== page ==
New study: Maintenance care keeps low back pain away!

Low back pain is probably the most common condition we see here at the clinic. While neck pain, shoulder pain and knee and joint pain are all very common complaints, it’s low back pain that tends to blight more people than anything else. In fact, many patients who come to the chiropractor for an unrelated problem also have a problem with low back pain!

We can certainly treat low back pain in there here and now, but is there anything we can do to stop it coming back?  This week, let’s find out.

 

How common is low back pain anyway?

Low back pain (LBP) is, as you might guess, one of the most common and costly health care problems in society today[1]. In fact, LBP causes more days of absence from work and disruption to everyday life than any other condition.[2] Low back pain isn’t just a problem because it’s debilitating, however – rather, it’s the fact that low back pain tends to reoccur which makes it so disruptive.

 

How do we prevent low back pain from reoccurring?

Since low back pain does so frequently reoccur its no surprise that there has been some considerable research into trying to keep it at bay. The current approach to preventing a reoccurrence of low back pain focuses on encouraging strategies to prevent re-injury such as performing exercises and stretches aimed at supporting the lower back, as well as teaching good “spinal hygiene”, for example by improving lifting technique.

In cases of chronic low back pain, chiropractors also assist patients in trying to reduce the impact of persistent low back pain when treatment is likely to take longer.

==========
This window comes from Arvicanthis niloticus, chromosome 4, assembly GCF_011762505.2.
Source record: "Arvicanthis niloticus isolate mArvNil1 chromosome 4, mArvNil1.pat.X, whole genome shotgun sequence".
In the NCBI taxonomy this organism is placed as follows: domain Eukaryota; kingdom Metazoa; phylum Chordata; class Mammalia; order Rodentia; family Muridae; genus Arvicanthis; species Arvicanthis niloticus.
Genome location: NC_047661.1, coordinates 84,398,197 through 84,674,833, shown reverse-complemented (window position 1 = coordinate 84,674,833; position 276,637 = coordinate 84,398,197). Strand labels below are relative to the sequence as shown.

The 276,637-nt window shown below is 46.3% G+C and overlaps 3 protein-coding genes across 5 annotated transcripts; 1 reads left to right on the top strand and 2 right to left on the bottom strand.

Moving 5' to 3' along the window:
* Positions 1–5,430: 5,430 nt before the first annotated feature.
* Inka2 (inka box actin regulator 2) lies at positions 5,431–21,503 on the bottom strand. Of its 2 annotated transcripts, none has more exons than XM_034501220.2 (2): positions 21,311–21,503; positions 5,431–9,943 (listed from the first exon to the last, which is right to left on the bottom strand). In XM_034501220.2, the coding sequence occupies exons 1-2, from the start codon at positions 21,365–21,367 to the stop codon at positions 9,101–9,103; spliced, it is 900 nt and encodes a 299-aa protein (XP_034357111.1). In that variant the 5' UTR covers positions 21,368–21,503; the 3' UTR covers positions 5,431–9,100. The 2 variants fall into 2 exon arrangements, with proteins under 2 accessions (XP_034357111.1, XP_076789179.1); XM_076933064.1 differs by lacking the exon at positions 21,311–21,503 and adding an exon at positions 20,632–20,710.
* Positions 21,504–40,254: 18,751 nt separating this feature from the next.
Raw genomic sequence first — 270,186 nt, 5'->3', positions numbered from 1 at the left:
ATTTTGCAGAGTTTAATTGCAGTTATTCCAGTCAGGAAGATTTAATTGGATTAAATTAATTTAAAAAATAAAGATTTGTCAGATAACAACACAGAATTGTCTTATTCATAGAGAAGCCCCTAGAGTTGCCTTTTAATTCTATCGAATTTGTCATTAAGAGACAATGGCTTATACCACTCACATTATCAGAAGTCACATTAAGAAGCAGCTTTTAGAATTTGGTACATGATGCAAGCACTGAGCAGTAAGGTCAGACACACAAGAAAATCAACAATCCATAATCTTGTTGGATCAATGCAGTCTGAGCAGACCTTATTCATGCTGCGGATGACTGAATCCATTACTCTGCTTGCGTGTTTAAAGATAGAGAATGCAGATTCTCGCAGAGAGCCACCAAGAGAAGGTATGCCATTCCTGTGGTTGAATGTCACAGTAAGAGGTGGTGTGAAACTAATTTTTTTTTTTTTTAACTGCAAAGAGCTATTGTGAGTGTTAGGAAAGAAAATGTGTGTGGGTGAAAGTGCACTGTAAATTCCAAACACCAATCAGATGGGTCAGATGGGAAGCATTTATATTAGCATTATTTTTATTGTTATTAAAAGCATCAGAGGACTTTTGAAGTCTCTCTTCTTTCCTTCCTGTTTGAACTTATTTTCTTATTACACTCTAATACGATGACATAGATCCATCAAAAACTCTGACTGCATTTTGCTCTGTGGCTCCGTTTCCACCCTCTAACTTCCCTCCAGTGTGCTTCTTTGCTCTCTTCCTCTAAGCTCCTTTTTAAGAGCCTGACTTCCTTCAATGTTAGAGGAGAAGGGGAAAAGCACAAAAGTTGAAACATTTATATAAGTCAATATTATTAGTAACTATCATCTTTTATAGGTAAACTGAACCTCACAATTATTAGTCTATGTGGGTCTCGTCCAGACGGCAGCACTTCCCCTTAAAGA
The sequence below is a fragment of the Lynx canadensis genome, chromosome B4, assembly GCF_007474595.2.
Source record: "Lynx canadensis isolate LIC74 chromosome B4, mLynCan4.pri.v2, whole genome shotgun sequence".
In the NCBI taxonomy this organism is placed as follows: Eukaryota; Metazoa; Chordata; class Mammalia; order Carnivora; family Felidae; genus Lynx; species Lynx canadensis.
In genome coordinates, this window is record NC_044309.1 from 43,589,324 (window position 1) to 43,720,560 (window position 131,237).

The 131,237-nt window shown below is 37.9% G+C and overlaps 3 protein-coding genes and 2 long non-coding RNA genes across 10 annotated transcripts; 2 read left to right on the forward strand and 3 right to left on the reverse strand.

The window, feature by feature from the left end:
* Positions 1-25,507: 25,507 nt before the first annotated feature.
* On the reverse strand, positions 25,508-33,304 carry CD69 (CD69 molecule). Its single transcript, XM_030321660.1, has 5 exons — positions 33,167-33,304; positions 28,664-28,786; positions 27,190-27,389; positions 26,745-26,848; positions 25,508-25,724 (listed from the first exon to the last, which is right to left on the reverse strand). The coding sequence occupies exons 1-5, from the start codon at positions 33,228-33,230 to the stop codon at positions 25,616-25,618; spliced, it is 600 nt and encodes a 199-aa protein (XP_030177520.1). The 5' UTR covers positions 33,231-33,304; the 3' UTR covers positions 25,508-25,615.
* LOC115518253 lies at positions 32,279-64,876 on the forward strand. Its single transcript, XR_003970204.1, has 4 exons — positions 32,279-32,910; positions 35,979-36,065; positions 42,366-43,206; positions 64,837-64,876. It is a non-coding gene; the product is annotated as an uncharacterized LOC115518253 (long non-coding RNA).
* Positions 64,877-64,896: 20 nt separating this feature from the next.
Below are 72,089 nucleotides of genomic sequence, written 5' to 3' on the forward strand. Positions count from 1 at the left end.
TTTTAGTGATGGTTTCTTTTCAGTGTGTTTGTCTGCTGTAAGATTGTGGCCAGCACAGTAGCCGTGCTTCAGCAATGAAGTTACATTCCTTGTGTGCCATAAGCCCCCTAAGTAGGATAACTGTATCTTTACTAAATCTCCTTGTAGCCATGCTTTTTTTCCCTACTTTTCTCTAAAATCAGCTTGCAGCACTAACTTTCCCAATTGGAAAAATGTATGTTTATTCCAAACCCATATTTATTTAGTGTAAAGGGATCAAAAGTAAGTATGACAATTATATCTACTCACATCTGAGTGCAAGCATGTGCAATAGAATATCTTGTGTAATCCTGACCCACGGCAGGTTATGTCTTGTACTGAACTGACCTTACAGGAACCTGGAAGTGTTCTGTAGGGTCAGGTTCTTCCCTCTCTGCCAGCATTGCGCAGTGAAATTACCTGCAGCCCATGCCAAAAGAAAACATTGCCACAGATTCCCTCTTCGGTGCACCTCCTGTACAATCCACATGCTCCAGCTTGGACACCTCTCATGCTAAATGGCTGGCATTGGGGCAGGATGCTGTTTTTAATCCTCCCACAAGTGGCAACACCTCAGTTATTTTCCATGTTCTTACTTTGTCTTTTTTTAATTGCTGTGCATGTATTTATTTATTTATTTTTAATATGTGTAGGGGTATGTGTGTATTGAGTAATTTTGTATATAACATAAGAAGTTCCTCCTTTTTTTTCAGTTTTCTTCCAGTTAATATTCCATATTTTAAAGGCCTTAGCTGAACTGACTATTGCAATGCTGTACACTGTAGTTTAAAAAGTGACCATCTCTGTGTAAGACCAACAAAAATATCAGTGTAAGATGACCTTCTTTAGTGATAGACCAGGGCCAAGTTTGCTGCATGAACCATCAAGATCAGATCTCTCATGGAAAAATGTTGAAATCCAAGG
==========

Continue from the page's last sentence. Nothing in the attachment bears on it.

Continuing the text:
While it’s clear that regular care and appropriate intervention can go a long way to reducing the risk of further low back pain incidents, there is no single treatment protocol which has been shown to be more effective than any other – instead chiropractors provide a tailored package of treatment known as “maintenance care”.

Whatever the issue which eventually causes a flare up, research has demonstrated that low back pain is usually the result of a complex mix of factors including social, behavioural and psychological, meaning that individually tailored interventions are required to treat each patient. This fact also makes it rather difficult to prove which treatment program is best  – simply put, its difficult to scientifically test the best prevention protocol, when the best protocol for each patient is always going to be different![3].

What we can say, however, is that a personally tailored form of maintenance care program, can and does reduce the chances of low back pain reoccurring.

 

What is maintenance care?

Maintenance care is essentially ongoing chiropractic care (usually less frequent than primary care for a painful condition) which seeks to prevent your original complaint from flaring up again.  Maintenance care usually includes spinal manipulation, some form of exercise or stretching prescription, and specific advice tailored to your individual circumstances.